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There's no real "setting" for the idle screws, you have a starting point, and get the bike to smooth out, and then you're there. The idle circuit contributes to the total fuel used by the motorcycles. It can be a real P.I.T.A. to adjust. I would have a set of carb vacuum gauges to watch the sync, and to see what's doing what. Nice looking bike. I always though with lower bars, maybe even flat bars with risers, they would look really slick. If you ever get rear ended, that back rest will be a real horror. You could get a much loower pad for the passenger, that wouldn't drag the both of you down the road with the car. I was working at a Kawasaki dealership in 1983, and we always adised people to get the lower back rest possible. IMHO :)
 

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Those idle screw plug screws were a government requirement. We had a bag of the at the shop, to put back in after popping them out. A spark plug reading at idle after runing will tell you if the bike is rich or lean. The reason I say use sync gauges is in the event that there is an rpm change, it's easier tosee than hear. I usually lean the bike, the go back a half or quarter turn back to rich to make the bike right. 1 and 1/4 turn is a good starting point. K and G made a back rest that came up to the small of your back. I usually mounted a tank bag on the rack. I made my own back pad for my passenger, it's only 6" inches tall. Your bike sounds like your hitting a lean spot. The bikes made in those years were very cold blooded. You could raise the needles on the CV Carbs one notch. The little enrichment will give you much needed fuel. I had to do that for my GS750ES '83, and it has no flat spots at all. I believe at 1500 your off the idle circuit. I try raising the needles one notch (if the carb needles allow for that) and see what happens. It sounds from what your writing a lean condition exist, raising the needle will give you more fuel and probably take care of the rough spot, that or fatten the idle screws all the same amount of turns, or partial turns. . IMHO. :)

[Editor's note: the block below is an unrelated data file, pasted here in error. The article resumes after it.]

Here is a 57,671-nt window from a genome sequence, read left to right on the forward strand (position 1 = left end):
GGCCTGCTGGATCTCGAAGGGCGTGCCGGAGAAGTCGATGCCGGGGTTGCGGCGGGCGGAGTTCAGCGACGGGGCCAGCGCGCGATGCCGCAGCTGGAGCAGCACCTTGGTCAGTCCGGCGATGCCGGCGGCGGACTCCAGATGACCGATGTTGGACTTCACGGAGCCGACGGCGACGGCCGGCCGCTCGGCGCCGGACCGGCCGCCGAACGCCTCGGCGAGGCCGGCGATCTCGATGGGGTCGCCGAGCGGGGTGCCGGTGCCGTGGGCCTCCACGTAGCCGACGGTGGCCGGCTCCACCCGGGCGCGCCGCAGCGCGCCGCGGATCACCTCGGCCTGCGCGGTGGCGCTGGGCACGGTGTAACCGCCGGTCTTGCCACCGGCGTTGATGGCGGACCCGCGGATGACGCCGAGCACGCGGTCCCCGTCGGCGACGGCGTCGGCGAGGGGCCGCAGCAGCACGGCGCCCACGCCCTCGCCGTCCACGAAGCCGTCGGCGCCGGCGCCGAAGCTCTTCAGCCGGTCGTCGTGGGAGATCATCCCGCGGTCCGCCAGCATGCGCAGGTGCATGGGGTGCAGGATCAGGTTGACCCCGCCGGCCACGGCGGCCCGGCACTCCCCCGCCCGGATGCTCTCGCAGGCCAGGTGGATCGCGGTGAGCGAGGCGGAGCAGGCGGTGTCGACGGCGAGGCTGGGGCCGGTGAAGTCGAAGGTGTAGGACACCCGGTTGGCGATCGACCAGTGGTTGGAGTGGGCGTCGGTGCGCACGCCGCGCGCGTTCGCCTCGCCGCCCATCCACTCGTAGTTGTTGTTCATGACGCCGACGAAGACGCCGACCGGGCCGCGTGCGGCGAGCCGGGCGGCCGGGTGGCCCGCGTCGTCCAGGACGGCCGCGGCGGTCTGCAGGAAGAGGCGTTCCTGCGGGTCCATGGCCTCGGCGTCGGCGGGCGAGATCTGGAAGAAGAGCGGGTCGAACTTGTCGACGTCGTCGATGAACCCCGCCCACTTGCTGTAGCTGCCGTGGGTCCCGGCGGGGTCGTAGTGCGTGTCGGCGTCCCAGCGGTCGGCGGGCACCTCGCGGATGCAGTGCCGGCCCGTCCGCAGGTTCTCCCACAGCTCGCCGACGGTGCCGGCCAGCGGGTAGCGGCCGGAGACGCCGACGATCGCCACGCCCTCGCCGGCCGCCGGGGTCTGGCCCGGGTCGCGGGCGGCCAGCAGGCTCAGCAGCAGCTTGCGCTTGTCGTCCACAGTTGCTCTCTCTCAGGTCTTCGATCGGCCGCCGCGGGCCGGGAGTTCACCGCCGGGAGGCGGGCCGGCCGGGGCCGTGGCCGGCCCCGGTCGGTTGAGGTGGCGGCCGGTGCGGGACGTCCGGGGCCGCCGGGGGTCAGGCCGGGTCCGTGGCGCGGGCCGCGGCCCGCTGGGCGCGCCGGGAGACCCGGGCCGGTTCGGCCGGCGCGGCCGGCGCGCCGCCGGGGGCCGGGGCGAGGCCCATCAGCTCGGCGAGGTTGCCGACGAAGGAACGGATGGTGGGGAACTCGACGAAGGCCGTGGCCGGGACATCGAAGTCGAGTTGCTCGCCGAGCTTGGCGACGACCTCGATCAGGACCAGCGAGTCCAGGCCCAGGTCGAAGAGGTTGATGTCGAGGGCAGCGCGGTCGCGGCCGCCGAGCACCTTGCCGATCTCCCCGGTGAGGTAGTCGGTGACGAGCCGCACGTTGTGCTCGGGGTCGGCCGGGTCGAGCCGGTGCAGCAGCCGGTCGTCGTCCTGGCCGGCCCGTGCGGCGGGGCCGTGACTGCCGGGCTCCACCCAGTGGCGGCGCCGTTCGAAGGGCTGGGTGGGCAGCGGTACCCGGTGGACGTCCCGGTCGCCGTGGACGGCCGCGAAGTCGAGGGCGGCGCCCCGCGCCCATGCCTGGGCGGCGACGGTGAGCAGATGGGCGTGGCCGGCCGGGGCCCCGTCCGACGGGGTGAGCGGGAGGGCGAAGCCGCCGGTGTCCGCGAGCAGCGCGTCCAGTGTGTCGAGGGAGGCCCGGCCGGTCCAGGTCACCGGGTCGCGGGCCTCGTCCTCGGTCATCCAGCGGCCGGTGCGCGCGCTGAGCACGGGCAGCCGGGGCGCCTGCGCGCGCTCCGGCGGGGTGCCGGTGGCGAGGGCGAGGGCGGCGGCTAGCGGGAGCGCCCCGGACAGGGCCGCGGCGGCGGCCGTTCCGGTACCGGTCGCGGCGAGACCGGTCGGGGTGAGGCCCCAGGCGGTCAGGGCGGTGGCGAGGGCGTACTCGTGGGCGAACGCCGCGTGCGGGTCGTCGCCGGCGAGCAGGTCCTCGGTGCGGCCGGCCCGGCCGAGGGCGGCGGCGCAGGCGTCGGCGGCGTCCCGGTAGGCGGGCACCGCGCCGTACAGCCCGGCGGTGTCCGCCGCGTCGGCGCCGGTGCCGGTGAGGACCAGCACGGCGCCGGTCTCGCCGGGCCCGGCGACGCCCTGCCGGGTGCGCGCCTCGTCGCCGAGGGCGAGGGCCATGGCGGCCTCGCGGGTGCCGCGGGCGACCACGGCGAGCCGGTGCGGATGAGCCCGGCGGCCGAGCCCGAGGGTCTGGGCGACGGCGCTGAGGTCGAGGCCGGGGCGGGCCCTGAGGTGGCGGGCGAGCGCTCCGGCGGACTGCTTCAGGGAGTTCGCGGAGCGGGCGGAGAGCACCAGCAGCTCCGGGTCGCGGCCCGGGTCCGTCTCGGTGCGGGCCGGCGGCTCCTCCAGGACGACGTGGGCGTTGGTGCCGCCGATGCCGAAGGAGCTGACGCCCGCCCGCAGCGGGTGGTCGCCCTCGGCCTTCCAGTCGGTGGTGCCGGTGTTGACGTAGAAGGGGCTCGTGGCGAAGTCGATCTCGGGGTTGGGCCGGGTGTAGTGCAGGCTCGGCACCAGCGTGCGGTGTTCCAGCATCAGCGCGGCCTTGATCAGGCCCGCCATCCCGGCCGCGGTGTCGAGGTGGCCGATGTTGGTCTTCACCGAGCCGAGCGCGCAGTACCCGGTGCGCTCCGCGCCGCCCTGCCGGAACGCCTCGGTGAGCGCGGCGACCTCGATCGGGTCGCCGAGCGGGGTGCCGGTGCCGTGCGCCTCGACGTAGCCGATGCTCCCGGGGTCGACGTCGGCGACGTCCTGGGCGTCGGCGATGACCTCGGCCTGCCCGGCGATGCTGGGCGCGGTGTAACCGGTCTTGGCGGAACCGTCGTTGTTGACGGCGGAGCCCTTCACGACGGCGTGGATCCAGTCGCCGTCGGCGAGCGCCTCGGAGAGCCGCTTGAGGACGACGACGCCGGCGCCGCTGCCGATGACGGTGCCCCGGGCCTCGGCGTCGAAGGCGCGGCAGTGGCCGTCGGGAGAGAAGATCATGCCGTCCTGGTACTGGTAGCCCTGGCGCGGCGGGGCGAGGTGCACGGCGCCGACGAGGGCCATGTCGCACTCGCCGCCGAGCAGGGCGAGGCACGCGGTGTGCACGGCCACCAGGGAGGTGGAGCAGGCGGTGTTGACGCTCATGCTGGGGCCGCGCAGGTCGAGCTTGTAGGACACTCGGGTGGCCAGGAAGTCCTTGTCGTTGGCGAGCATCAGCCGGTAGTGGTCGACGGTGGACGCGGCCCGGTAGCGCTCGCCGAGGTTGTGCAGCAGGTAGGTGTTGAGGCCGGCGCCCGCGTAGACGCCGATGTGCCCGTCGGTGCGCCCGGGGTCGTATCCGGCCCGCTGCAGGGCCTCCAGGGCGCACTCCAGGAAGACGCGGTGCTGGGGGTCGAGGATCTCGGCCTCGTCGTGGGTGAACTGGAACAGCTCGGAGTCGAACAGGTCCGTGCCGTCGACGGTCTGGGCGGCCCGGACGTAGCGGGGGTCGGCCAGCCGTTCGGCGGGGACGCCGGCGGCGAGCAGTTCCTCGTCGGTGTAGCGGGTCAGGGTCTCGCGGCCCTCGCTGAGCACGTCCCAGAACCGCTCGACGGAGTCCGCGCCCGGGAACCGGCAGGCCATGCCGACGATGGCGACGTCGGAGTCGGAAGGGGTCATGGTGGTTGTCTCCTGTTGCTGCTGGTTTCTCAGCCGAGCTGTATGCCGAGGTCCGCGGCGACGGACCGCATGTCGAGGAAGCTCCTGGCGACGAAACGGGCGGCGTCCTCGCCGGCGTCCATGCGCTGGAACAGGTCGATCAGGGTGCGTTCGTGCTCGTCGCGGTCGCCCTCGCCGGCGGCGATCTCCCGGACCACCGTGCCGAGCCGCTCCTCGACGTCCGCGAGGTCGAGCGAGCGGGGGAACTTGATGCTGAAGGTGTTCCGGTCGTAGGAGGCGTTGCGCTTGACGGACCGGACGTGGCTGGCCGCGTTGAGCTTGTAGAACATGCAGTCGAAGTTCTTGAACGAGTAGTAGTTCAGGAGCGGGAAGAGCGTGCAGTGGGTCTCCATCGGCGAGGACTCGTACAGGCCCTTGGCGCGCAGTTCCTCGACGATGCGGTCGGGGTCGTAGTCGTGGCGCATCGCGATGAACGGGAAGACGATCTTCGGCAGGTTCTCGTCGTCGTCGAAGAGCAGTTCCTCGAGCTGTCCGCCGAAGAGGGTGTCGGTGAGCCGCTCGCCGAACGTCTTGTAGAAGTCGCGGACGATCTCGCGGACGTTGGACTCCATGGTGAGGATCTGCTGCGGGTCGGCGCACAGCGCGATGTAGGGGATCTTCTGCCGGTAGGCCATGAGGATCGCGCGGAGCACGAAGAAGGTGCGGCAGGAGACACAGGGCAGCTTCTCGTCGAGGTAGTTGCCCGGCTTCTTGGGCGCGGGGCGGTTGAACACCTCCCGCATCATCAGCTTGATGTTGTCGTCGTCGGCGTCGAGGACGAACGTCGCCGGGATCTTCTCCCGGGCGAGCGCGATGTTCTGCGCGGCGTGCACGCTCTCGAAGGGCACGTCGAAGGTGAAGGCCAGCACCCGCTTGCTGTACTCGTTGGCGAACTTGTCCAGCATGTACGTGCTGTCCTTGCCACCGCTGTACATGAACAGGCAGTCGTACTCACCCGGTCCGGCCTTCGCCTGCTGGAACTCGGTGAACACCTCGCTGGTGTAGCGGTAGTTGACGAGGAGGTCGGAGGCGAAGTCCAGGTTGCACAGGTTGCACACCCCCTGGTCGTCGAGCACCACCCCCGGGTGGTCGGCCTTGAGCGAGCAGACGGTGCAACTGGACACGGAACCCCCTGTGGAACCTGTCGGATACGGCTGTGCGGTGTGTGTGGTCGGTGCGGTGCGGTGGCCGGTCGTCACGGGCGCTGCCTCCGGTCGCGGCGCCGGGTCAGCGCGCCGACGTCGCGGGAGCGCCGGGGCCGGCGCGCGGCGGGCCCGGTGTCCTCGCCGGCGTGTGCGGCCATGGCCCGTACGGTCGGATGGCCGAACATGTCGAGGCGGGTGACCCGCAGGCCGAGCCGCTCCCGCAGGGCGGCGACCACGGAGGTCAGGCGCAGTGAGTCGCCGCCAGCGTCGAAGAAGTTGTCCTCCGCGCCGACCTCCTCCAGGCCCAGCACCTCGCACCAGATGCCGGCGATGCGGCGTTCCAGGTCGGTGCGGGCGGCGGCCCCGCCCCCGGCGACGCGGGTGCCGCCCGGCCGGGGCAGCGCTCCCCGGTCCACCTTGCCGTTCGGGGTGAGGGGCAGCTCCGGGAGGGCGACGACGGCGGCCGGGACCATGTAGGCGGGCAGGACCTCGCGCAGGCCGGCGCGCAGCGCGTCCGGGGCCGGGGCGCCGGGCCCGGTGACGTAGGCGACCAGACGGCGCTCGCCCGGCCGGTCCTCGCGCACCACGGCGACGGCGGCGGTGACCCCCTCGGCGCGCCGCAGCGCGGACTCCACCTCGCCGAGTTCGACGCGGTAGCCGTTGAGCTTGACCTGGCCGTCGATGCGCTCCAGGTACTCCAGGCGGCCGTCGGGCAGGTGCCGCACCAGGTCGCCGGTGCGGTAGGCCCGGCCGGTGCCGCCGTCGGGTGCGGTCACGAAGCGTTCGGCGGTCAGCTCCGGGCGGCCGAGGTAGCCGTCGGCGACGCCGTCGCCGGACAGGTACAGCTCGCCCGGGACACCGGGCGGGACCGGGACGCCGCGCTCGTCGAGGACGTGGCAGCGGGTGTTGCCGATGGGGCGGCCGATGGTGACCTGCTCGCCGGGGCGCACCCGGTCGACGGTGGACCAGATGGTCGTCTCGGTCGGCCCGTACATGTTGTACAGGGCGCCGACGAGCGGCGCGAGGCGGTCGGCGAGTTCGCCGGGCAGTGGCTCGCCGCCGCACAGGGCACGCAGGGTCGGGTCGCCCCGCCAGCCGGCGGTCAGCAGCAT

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That bike is too old to be fuel injected. They are probably CV carbs. If you let the bike idle till it's nice and hot, then take out a spark plug, the color of the plug will tell you if it is too rich or too lean. It should be a tannish color, but very light tan. It shouldn't be dark at all, that would indicate rich, or oil coming from somewhere. ;)

Organ Purple Mouth Green Organism
 

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Wow, that bike was really ahead of it's time. I remember them being finished off so well. I learn something new every day! That's why a manual, or checking out for yourself is best. Thanks!

What does the D.F.I. do? My 1973 Mercedes 450SL fuel injection shortens or lengthens the length of the injector spray, it is port injected. It does nothing else. It even has a dial with a clicker built in so you can "lean" or "enrich" the intake by lengthening the spray duration. The controller for these cars is located in the upper passenger foot well, if I remember correctly, counterclockwise shortens the length of the spray. It uses 4 points in the distributor to send the signal the the control box. It's mounted to the side of the distributor with two bolts. ;)
 

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That is so weird. Partzilla shows the 1982 KZ1000 and 1100 to have carbs.

Found some interesting info in an older thread.

Kind of surprised the heck out of me too. ;)
 
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